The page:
Nuro is also the first company in California to run commercially autonomous vehicles (via TechCrunch). The company obtained a license that enabled it to test its robots previously this year, but this license would finally enable the firm to start charging for the service.

According to the Medium role of Nuro’s Chief Legal and Policy Officer, the company aims to “announce [its] first deployment in California with an established partner.” Which partner remains to be seen, but it is likely to be a delivery service that can make use of Nuro’s fully driverless Prius vehicles, although the company is willing to roll out its own custom R2 bots later on.

The permit given by the California DMV only enables the business to manage its delivery company in parts of the counties of Santa Clara and San Mateo, which would mean that much of the Silicon Valley and its tech staff would be within its jurisdiction, but not San Francisco or Oakland. There are also some specific requirements would only be permitted on surface streets with a speed limit of 35 miles an hour (and the bots are only allowed to fly 25 mph), and don’t hope to see a Prius driverless zip down the highway to deliver anytime in the near future. Vehicles are also only permitted to drive in “fair climatic conditions.” The company was started by two ex-Google engineers and was, interestingly, the only company except Google’s Waymo to receive a California license to test driverless cars.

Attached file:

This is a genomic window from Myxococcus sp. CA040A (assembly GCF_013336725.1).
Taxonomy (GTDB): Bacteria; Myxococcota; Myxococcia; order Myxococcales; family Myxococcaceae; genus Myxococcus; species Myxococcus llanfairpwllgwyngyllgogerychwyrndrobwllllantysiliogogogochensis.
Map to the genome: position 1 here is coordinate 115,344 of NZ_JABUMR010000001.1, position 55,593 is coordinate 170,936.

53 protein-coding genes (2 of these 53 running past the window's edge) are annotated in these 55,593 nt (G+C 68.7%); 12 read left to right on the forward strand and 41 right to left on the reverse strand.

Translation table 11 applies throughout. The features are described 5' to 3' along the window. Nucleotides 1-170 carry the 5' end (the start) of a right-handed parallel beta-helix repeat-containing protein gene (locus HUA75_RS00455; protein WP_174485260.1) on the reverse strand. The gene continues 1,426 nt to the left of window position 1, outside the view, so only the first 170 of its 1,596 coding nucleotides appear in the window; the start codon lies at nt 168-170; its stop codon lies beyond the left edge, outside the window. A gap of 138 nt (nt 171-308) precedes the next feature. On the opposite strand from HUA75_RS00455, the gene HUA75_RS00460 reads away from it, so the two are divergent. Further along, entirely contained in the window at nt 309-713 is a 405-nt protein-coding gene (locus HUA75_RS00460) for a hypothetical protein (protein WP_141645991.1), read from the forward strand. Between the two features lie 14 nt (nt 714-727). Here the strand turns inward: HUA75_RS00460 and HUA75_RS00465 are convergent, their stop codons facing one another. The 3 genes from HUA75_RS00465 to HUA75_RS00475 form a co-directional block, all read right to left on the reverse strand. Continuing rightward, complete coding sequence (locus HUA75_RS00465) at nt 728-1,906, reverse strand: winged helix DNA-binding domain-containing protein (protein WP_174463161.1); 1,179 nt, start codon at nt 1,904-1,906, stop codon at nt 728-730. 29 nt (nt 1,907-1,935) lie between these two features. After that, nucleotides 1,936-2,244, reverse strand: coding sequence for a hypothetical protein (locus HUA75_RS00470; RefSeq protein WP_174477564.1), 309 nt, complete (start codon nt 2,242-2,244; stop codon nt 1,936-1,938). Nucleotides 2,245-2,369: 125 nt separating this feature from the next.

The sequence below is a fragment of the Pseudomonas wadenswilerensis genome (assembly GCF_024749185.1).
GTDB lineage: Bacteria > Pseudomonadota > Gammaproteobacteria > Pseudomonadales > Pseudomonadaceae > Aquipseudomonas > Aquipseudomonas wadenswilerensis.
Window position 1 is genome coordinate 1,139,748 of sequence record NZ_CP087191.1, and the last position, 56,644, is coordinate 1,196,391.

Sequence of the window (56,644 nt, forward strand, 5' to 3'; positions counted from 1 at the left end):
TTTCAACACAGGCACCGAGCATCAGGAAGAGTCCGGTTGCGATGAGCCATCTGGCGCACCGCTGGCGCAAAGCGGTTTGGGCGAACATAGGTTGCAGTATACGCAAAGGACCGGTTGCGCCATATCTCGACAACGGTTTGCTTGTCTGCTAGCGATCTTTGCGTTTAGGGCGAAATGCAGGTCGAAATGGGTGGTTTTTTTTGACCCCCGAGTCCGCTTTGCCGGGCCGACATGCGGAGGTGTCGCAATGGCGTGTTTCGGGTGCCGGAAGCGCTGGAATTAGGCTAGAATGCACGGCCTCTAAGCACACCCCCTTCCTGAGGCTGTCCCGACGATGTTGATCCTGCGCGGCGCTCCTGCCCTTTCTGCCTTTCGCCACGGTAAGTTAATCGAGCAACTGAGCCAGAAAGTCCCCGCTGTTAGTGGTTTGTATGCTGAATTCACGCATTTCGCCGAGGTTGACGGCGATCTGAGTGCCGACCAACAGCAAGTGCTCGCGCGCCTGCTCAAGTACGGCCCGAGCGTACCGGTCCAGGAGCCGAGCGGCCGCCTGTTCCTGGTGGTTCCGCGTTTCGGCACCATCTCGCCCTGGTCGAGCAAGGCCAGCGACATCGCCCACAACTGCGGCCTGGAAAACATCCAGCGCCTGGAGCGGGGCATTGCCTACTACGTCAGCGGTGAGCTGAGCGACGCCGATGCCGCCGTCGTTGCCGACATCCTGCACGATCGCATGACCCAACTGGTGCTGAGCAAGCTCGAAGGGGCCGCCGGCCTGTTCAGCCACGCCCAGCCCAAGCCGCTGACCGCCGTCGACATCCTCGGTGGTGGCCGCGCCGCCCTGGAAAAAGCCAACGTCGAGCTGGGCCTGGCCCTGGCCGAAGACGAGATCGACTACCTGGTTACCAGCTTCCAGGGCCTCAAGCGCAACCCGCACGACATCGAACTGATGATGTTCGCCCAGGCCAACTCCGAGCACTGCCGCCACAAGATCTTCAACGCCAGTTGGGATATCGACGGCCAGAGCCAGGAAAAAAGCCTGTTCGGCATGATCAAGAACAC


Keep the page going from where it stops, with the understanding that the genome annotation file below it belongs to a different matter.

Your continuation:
Now, the other company has been beaten to the point of having the opportunity to make a corporation out of it in the state. In Arizona, it is a totally different thing. Why? Because Waymo runs a ride service that is paid, when it comes to its vehicles that are driverless.



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